Perhaps the biggest surprise of the festival was Marielle Heller’s “Can You Ever Forgive Me?” The Melissa McCarthy film received outstanding acclaim, thus launching it into contention in some categories we were not previously considering. As one of the only female directors with a film in this year’s race, Heller certainly has a significant shot at a nomination. She’s also coming off an acclaimed indie, “The Diary Of A Teenage Girl.” If the film can maintain the strong buzz that it built with audiences at the festivals, it’s easy to see Heller making the cut. In this day and age, a year without a female Best Director nominee certainly won’t go over well and if Heller’s film is clearly worthy enough after winning over audiences, then it should be considered.

Of course, it’s only September, so there are still a few films that have yet to premiere that could shake up the race. First and foremost, Adam McKay’s “Vice” is almost certain to be a contender. The Dick Cheney biopic is stacked with Oscar winners and nominees. Now, the film won’t premiere until mid-December. Normally this might be cause for concern, but it worked handsomely for McKay’s last film “The Big Short.” He scored his first Best Director nomination for that film and won Best Adapted Screenplay. With heavy makeup, political relevance and riding the wave of momentum from “The Big Short,” we should be prepared for “Vice” to change the race come December.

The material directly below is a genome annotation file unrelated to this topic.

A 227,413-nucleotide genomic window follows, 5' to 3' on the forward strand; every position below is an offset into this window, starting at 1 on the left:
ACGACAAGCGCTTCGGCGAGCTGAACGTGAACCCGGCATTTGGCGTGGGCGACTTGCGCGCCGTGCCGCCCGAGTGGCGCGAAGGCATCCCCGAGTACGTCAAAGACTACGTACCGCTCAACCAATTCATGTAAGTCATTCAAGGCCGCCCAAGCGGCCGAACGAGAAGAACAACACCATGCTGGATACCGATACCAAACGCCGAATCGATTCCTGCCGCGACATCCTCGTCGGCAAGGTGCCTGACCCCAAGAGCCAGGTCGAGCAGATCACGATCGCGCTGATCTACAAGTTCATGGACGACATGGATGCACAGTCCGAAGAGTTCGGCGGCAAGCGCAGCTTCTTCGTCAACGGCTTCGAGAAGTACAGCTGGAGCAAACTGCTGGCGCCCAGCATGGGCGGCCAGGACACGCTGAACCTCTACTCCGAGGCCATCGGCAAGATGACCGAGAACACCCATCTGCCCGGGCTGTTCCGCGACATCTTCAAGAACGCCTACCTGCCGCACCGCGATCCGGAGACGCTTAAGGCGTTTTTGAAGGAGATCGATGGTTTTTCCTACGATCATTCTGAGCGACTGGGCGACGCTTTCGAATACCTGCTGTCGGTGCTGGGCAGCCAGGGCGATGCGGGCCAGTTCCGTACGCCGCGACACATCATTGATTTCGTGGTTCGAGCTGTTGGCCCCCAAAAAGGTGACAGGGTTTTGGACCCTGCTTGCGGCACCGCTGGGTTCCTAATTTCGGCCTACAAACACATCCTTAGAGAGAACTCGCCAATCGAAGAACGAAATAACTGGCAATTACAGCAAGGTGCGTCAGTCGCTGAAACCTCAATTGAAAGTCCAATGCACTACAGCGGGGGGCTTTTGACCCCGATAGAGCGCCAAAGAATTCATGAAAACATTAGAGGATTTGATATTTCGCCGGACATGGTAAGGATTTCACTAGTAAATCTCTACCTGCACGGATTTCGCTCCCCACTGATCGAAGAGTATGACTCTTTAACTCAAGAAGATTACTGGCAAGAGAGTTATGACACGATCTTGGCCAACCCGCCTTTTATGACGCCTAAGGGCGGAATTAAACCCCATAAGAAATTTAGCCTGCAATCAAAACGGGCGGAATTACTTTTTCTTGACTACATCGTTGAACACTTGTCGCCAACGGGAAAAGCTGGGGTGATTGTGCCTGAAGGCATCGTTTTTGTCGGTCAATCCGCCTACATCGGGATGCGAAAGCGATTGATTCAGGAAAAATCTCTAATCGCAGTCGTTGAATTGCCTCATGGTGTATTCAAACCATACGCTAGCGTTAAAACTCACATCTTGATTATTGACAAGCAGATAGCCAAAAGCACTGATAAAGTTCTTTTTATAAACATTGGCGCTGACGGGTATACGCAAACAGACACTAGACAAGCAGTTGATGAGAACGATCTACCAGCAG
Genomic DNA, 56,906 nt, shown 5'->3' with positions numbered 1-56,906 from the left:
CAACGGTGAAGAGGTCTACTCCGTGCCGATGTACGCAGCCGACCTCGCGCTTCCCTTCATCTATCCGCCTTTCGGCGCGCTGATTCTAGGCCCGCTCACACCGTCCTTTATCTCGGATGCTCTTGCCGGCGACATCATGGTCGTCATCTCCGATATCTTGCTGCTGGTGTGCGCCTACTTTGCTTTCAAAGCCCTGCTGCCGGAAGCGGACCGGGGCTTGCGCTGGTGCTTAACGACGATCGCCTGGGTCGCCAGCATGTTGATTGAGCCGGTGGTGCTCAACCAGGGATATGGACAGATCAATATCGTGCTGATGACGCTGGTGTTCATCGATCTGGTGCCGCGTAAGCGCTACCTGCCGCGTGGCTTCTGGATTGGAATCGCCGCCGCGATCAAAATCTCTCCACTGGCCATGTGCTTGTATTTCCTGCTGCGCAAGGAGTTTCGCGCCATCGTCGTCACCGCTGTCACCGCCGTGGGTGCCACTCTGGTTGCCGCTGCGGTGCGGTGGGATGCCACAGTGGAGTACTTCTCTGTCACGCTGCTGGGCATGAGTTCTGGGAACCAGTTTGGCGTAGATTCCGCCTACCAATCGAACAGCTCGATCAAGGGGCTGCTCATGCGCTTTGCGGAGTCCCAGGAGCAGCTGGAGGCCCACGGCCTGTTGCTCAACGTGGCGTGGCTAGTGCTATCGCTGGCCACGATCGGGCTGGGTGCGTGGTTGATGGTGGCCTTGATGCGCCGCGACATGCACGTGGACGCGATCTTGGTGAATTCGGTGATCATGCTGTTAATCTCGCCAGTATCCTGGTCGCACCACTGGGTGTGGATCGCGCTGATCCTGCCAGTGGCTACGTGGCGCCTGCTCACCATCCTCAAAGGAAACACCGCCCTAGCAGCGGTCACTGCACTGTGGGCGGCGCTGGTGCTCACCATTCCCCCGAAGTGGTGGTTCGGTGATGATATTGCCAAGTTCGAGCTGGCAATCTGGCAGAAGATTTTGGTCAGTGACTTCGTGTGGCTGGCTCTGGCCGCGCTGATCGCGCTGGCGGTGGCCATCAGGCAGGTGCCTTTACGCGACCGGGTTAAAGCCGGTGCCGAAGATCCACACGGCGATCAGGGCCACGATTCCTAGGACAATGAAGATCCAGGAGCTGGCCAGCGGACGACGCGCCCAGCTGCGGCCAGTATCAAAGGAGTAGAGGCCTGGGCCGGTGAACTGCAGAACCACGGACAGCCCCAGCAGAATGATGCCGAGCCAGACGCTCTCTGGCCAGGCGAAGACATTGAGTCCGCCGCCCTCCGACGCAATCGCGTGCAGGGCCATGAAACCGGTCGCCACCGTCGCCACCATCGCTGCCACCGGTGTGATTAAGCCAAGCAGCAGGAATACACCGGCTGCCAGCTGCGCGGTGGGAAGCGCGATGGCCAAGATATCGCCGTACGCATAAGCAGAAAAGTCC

“Mary Queen Of Scots” is also making a mid-December premiere, though its position in the race is slightly more concerning. We’ve had a trailer for a while now and looks to contain showy performances from two Best Actress nominees from last year, Saoirse Ronan and Margot Robbie. So why hasn’t the film premiered at any festivals? It could mean nothing. Unlike “Vice,” we have no previous directorial work from Josie O’Rourke to reassure us of the film’s quality. The trailer looked great, it’s just hard not to worry about the late release date and lack of festival promotion.

Also awaiting a premiere is James Gray’s “Ad Astra.” Without a trailer, promotional material, or even a confirmed limited release for 2018, this is a gigantic question mark in the race. It wasn’t too long ago that Martin Scorsese’s film “Silence” fell into a similar trap, with no promotional material until November for its late December release. While that film did not fully contend in the Oscar race as some were predicting, James Gray is an acclaimed director tackling a unique original sci-fi project filled with big stars and has been on a trajectory towards his first nomination for a bit now. It’s worth keeping an eye on.